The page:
Does anyone have any (impartial) advice about HP or this machine in particular ?

You help will be much appreciated.

Here is a link to the HP website for its full spec.

http://www8.hp.com/uk/en/products/la...#!tab=features

Many thanks
Yeah that's a solid spec, it'll be absolutely fine for 4 years at the very least, provided that it's looked after and there aren't any build failures

Graphics cards are king for architecture laptops, followed by processor and then RAM (16GB is way more than you need, but it's so cheap you might as well have it)

I'd remove most of the bloatware on it to vastly speed up the machine, 7zip is the only one of any real value the rest seem like superfluous junk, maybe the HP Connected Drive does something interesting, don't know.

Also go into msconfig and disable a load of stuff on startup to get faster boot times, much cheaper than forking out a ton for a SSD which frankly isn't worth the investment at this time
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ez_accountancy
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(Original post by Architecture-er)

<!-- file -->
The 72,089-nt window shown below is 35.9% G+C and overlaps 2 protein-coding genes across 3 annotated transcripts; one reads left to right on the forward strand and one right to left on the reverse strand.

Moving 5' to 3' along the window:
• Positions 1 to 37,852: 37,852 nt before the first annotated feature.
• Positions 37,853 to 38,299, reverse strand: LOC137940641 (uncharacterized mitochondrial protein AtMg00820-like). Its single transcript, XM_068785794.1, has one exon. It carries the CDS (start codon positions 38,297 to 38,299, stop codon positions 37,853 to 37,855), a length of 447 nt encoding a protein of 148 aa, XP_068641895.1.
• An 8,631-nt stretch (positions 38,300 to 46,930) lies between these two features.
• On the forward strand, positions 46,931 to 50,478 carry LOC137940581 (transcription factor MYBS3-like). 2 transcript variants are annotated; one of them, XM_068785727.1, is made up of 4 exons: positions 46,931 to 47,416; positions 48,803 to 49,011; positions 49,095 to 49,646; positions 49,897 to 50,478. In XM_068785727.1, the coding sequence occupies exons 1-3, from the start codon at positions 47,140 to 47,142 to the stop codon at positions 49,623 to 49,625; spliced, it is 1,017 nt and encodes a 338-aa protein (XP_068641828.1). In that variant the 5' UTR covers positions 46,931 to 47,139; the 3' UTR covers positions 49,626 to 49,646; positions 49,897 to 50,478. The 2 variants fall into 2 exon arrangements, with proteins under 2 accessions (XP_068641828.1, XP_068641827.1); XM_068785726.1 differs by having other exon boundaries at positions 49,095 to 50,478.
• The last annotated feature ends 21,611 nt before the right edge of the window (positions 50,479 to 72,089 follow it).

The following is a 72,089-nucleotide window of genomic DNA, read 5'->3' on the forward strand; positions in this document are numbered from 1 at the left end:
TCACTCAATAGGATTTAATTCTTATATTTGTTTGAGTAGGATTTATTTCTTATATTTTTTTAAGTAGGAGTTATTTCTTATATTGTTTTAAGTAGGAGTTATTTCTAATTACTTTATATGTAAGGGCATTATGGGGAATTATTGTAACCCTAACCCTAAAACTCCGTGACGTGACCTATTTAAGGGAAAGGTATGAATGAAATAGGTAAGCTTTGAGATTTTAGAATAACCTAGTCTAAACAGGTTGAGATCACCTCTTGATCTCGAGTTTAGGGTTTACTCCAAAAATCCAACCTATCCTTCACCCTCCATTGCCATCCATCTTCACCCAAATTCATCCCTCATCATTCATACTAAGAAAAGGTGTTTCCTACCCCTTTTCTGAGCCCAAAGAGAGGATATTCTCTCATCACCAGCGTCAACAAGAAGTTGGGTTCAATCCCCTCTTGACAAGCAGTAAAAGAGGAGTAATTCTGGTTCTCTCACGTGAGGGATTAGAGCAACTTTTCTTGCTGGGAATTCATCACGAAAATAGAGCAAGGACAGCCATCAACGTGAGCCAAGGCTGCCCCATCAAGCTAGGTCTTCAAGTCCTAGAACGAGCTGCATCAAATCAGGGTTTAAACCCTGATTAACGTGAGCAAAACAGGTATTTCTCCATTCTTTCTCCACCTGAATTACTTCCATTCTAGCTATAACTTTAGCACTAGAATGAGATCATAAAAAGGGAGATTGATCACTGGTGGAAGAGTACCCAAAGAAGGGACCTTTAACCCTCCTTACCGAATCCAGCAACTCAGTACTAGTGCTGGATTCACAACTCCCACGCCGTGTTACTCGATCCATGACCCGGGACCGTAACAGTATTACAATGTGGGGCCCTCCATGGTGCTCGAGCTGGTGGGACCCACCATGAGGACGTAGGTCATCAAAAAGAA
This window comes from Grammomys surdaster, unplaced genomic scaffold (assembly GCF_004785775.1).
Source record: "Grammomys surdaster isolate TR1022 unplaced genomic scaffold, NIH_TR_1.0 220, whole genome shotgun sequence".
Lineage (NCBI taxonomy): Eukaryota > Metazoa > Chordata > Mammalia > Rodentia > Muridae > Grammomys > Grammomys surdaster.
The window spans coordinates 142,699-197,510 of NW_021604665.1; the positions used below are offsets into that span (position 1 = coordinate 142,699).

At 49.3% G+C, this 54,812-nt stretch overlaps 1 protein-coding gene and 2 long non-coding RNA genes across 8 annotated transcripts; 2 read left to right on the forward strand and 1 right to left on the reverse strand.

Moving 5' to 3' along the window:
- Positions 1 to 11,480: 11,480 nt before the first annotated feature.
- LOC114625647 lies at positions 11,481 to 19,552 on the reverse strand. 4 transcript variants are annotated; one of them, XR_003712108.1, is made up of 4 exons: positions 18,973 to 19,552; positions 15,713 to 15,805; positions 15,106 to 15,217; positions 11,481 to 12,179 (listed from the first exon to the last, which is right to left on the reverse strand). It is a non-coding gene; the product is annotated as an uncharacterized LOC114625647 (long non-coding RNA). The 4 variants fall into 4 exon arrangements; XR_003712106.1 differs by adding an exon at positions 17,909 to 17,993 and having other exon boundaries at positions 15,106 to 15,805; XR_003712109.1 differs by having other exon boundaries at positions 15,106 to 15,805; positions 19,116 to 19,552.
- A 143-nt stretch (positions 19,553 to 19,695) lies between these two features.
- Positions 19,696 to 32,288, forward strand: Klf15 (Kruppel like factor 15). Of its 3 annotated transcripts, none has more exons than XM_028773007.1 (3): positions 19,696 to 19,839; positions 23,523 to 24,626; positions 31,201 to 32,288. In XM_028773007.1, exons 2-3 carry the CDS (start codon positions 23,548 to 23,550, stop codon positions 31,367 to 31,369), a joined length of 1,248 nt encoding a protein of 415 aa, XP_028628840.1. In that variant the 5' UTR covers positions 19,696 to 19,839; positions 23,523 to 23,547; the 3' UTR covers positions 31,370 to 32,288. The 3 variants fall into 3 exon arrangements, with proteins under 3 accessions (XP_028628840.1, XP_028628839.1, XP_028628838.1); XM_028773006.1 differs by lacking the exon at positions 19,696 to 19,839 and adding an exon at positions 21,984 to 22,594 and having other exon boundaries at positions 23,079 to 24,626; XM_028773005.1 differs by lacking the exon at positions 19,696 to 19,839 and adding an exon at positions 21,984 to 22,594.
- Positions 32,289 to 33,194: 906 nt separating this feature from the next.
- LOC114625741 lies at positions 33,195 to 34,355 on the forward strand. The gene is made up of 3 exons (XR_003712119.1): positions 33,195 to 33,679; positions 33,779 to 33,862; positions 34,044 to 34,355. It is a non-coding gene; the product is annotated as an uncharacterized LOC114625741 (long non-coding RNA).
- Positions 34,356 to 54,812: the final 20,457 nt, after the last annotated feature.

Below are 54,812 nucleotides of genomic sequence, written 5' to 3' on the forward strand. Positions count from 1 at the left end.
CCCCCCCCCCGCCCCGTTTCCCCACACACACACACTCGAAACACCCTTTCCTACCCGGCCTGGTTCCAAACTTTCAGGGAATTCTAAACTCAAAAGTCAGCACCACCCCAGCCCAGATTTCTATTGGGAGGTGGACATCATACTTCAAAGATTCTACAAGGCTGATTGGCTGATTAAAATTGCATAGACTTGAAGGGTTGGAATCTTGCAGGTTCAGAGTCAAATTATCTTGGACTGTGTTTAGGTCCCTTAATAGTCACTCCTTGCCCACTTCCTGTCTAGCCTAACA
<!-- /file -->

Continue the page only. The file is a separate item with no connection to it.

Yeah that's a solid spec, it'll be absolutely fine for 4 years at the very least, provided that it's looked after and there aren't any build failures

Graphics cards are king for architecture laptops, followed by processor and then RAM (16GB is way more than you need, but it's so cheap you might as well have it)

I'd remove most of the bloatware on it to vastly speed up the machine, 7zip is the only one of any real value the rest seem like superfluous junk, maybe the HP Connected Drive does something interesting, don't know.

Also go into msconfig and disable a load of stuff on startup to get faster boot times, much cheaper than forking out a ton for a SSD which frankly isn't worth the investment at this time
Thanks for your helpful advice, I'll pass it onto my son.